Speaking of amazing, the writing in this book is wonderful. The descriptions are beautiful and poetic. There are many quotes that I love but for now I will only post a few.
“I walk among my enemies. But I carry my friends with me.”
I like this quote because it shows that Ashala never truly feels alone. She is still connected to her friends, to her “pack.” To The Tribe. I just love the idea of being connected to those you care about even when they’re not physically present.
“You have to let her love. Because it’s the only thing more powerful than hate.”
I think we could all use a reminder that love is more powerful than hate right now. It may not always seem like it, but it’s true. Love always wins in the end. It may take time. We may not always see it or notice it. But it’s there. Love wins. Hate loses. Love survives, no matter what.
“People, animals, trees–everything grieves, and regrets, and mourns what’s passed. But nothing is ever truly gone forever. This is the place where life began again, where I began again. Whatever we were before, whoever we were before–it doesn’t matter. Because we’re all made new here. We live. We survive. We belong.”
I think these lines right here get across one of the messages of the book (at least for me). That no matter what, nothing is ever really destroyed. It is simply changed into a new form. That it’s never too late to begin again. That everyone can find a place to belong. And it’s a rather hopeful theme, especially for a dystopian novel. Yet another reason why I appreciate this amazing book.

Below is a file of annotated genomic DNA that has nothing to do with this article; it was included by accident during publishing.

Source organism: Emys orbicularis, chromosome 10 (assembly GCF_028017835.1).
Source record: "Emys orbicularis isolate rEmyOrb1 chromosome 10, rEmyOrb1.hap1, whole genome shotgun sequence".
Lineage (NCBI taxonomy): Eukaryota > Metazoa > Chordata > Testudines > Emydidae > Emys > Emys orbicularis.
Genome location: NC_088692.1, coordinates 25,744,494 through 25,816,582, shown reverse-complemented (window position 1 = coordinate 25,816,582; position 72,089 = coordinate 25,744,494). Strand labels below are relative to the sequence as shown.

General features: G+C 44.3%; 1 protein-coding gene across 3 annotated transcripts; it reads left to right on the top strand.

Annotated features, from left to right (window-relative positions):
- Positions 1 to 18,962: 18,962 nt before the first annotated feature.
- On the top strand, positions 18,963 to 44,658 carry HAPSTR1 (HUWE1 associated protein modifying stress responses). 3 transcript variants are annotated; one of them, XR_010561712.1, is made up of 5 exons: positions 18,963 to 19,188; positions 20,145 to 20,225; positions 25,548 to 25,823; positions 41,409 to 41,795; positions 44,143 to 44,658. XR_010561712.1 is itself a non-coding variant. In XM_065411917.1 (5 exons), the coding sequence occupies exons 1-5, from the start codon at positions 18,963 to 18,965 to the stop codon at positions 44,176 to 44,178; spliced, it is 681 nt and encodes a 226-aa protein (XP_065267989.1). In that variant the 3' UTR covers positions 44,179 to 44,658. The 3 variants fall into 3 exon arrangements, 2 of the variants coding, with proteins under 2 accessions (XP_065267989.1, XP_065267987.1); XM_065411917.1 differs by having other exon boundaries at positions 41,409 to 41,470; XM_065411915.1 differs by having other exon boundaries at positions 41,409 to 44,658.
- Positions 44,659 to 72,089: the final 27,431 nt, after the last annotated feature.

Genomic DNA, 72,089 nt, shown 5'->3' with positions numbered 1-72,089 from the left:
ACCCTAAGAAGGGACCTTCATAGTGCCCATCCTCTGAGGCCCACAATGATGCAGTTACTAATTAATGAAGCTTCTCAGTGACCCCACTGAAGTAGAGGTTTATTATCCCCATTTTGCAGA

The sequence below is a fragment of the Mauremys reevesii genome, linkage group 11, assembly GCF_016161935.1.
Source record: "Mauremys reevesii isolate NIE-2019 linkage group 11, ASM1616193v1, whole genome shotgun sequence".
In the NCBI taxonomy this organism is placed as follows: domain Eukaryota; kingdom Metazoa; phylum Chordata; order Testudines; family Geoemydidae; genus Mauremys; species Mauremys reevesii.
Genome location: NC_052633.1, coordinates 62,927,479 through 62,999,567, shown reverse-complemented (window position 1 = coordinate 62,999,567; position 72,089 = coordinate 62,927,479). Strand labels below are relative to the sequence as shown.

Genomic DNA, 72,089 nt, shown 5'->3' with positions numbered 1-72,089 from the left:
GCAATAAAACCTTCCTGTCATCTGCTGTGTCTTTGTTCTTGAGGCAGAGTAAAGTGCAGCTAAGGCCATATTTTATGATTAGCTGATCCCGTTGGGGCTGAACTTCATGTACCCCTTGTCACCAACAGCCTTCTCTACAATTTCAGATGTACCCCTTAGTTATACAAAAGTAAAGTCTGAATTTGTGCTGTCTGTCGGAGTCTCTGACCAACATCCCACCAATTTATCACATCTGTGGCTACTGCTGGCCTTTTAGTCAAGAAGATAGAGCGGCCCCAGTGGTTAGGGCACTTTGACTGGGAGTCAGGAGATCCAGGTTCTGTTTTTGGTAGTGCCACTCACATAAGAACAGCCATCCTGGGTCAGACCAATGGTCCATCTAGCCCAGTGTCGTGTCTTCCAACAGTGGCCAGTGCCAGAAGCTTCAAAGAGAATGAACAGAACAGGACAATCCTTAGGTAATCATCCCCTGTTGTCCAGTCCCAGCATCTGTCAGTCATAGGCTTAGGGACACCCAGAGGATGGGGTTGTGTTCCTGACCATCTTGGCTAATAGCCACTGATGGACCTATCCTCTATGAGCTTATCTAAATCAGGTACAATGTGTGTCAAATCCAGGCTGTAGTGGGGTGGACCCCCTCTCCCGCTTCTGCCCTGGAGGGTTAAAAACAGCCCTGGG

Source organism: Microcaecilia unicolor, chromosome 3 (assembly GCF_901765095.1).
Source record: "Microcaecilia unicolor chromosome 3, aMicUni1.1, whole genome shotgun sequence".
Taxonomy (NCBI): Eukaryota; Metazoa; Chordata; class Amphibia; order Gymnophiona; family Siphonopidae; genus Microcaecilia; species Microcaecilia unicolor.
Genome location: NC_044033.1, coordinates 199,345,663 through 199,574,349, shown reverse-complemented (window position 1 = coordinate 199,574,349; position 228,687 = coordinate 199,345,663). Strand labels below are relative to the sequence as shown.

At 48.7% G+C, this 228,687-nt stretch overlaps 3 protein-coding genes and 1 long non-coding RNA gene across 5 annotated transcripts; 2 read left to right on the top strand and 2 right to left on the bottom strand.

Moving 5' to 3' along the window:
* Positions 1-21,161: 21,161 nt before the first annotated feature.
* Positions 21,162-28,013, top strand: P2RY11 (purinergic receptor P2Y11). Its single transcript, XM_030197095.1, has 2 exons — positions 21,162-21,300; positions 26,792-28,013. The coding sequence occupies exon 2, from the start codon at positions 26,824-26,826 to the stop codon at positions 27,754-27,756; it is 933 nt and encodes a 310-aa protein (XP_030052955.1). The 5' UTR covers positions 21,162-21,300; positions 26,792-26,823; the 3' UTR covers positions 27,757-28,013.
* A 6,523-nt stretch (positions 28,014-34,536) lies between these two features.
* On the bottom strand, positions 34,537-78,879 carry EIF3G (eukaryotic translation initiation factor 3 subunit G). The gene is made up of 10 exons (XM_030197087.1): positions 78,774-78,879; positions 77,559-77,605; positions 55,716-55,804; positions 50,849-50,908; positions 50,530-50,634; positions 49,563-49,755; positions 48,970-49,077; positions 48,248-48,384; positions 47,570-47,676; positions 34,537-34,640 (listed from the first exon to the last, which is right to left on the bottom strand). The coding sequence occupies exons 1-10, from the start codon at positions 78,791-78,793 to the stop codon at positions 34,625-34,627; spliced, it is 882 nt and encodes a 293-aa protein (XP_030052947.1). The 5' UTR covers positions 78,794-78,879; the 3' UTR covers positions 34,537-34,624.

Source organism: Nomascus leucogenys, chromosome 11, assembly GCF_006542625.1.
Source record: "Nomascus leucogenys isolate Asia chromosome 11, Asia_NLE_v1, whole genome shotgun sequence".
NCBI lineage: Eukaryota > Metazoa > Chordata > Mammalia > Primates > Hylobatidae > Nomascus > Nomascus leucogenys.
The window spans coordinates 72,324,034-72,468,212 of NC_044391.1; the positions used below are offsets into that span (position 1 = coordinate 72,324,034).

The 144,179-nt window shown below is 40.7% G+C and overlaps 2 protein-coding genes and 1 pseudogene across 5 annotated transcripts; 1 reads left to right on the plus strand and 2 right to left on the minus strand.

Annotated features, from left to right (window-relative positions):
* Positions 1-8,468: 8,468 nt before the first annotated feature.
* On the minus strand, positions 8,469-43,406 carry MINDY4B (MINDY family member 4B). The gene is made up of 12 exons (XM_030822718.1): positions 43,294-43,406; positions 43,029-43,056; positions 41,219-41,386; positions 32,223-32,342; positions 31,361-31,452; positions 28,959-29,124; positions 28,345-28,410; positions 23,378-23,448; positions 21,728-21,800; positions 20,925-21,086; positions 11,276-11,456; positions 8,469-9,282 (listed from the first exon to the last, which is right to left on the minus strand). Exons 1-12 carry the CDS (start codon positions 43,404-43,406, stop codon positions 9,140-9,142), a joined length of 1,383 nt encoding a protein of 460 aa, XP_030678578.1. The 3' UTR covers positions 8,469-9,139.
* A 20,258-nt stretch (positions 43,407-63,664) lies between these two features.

“Advances in technology could never compensate for failures in empathy.”
Another timely and very true message. No matter how much we may become desensitized to the world around us, we must not allow it to happen fully. We can’t lose our empathy. We have to stay connected to the world around us. To other people. To nature. To ourselves. To remain empathetic, no matter what.
Now that I’ve gone into why I love this book, I have to say why I didn’t. To be honest, I can’t think of anything except that there were some slow moments in this book. However, no book is perfect. Every book has its flaws. And the only flaw I can think of for this book is that there were some slow moments. Not bad at all.
Overall, I really liked this book and would recommend it to anyone, even those who don’t usually like dystopian books. If you like stories with good, well-developed characters, exciting plots, unique and well-described worlds, and beautiful writing then this is the book for you.
Have you ever read a book that stood out from the usual books in its genre? Tell me about it in the comments below!
I read this book for #DiversityBingo2017.